There are many misconceptions about introverts – whether they’re deemed shy, scared to socialize or even unhappy. Many introverts just enjoy their personal space and like to keep their thoughts private, prompting comparethemarket.com to research the best locations for introverts to visit using metrics such as population, number of small B&Bs or guesthouses, number of parks and the cost of a meal.
Russia takes the number one spot for the most introvert-friendly holiday destination, while Scandinavia has ranked as the best region overall, with three countries appearing in the top 10.
The ultimate destinations for introverts according to comparethemarket.com:
- Russia – The largest country on Earth, if majestic domes and secluded regions tickle your fancy, Russia might be the perfect destination for you. With a population of just 146 million despite its vast size, this country has more than enough space for you to get lost in the skylines or mountains, as there are only nine people per square kilometre. With 219 parks and nearly 66% of hotels classed as small B&Bs or guesthouses, it’s the perfect adventure for those looking to wander.
- Canada – With its picturesque skylines and serene landscapes, Canada has something for everyone. And with its population of 37 million, Canada’s vast area means there’s technically only four people per square kilometre – allowing travellers to have the choice to explore the metropolis of Toronto or the beautiful Jasper National Park on their own.
- Argentina – Known for the tango and its delicious beef, Argentina combines the vibrancy of South American culture with the serenity of relaxation. With over 258 parks, it’s the perfect destination for those who love nature – from the Andes Mountains to glacial lakes. And with a much smaller population than Russia at 44.4 million, there are some perfect spots if to escape everyday life and slow down a little.
- Australia – A traveller hotspot, Australia is perfect for those looking to push their boundaries with an opportunity to explore the golden beaches or the wilderness of the outback. A dream for wildlife lovers, Australia has around 192 parks and nearly 60% of its hotels are classed as small B&Bs or guesthouses, so visitors can go down under whilst staying under the radar.
- Finland – What’s a top 10 list without a Scandinavian country featured? With a population of 5.5 million people, Finland is often stereotyped as a nation of introverts. Stroll through the lush forests, or wander the streets of Helsinki, there’s plenty to do to get lost in the Finnish scenery.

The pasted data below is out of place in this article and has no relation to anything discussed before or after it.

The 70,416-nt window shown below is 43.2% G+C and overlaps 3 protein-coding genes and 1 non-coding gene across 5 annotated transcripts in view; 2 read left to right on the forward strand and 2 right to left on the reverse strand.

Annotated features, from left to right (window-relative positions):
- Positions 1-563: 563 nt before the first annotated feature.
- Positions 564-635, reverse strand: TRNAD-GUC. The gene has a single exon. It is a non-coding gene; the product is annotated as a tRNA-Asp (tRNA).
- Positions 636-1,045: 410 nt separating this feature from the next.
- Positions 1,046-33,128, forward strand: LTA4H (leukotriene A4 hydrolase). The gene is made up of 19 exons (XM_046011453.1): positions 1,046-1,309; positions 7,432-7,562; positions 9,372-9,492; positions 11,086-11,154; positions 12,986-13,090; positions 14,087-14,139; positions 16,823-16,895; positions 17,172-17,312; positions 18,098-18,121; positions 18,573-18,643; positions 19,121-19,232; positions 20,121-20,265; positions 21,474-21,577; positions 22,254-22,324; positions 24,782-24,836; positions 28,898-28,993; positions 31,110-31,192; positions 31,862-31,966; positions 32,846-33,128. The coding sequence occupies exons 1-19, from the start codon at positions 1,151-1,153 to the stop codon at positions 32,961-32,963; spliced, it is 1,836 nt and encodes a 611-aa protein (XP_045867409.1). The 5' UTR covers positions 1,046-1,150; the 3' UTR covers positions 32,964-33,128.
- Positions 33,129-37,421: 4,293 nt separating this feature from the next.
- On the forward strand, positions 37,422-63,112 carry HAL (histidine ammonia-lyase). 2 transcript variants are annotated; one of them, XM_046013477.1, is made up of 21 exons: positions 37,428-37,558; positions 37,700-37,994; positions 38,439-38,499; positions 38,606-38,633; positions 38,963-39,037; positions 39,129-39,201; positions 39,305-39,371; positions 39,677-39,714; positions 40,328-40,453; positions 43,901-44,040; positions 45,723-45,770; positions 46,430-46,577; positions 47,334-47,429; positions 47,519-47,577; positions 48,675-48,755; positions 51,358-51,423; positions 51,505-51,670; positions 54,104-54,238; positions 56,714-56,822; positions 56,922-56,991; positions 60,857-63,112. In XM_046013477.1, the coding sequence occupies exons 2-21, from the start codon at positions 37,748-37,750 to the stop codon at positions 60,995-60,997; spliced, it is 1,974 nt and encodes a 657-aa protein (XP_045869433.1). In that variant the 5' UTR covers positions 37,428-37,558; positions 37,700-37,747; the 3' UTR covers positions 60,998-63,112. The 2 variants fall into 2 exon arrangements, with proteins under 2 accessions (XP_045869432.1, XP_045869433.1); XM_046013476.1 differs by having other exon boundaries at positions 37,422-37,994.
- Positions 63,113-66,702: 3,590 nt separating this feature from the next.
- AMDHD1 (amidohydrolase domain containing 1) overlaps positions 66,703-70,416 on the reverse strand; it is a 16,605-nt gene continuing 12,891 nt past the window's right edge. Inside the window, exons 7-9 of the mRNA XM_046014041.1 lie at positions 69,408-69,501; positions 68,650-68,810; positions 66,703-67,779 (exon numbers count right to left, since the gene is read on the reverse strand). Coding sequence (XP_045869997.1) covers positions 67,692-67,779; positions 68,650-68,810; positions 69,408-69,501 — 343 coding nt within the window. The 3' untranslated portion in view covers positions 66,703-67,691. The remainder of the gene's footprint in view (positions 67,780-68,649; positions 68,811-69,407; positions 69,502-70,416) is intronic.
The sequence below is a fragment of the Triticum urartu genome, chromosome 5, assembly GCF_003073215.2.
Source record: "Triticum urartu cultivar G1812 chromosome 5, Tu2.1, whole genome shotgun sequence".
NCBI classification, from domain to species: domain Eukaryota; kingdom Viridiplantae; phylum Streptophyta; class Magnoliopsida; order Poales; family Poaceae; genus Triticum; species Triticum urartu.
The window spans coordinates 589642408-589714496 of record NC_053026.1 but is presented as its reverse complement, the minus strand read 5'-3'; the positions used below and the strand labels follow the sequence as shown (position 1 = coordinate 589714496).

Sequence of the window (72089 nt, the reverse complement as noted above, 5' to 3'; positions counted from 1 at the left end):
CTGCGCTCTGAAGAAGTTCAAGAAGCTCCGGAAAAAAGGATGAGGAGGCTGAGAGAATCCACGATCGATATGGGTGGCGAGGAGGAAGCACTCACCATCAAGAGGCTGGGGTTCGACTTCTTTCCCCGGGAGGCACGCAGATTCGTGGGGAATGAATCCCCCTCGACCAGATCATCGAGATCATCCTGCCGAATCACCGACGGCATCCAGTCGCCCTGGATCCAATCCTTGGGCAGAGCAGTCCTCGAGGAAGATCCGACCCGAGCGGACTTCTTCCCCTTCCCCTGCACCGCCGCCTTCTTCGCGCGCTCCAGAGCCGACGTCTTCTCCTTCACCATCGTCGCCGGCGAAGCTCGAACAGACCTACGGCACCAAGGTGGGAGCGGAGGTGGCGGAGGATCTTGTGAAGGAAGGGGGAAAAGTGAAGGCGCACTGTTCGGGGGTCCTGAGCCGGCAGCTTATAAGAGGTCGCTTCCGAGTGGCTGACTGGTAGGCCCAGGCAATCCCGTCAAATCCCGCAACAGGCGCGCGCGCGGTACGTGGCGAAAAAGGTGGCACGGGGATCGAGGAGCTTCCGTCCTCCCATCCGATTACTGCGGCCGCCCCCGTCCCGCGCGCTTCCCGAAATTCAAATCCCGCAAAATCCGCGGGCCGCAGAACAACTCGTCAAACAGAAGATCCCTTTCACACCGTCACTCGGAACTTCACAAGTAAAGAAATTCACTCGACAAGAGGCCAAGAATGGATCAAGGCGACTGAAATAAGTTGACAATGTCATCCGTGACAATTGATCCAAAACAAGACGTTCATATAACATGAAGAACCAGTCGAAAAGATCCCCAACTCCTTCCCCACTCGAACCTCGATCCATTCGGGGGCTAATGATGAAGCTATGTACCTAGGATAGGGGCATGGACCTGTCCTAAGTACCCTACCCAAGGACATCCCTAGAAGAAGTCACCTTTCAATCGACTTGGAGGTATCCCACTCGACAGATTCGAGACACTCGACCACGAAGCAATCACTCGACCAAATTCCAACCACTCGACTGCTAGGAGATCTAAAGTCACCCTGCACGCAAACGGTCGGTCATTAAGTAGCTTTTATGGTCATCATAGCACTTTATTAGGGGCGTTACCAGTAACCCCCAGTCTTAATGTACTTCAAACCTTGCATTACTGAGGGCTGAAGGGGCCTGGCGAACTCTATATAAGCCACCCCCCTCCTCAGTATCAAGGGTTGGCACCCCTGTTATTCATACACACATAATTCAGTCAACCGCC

- New Zealand – New Zealand has the potential to warm any introvert’s heart, and with an abundance of natural and surreal scenery, more than 250 parks and easy going locals, it’s definitely one to consider.
- Norway – Why not set out into the majestic landscapes of Norway? With a population of 5.3 million people, there are only 16 people per sq. km. — meaning visitors can swap the busy city life for mountains and deep blue fjords.
- Iceland – Iceland is a country everyone should visit to see the natural beauty of the planet, with the Northern Lights, spas and lagoons just a few of its highlights. With self-driving tours, opportunities to see whales and the chance to enjoy 184 parks, this may be a sanctuary for introverts looking to escape.
- Bolivia – With a population of 11.3 million people, the capital city of La Paz and downtown areas are constantly crowded and buzzing. However, there are parts of Bolivia where an introvert can appreciate some quiet alone time in the natural surroundings, and nearly 72% of hotels are classed as small B&Bs or guesthouses.
- Namibia – The only African country to feature in the top 10, Namibia ranks number one for the percentage of small B&Bs and guesthouses – with over 87% of all hotels in this category. So for those that want to escape the resorts, enjoy wildlife and watch the horizon, Namibia may be one of the most versatile destinations of them all.
Each location was ranked using various metrics, covering population, area, jobs, property, and lifestyle factors.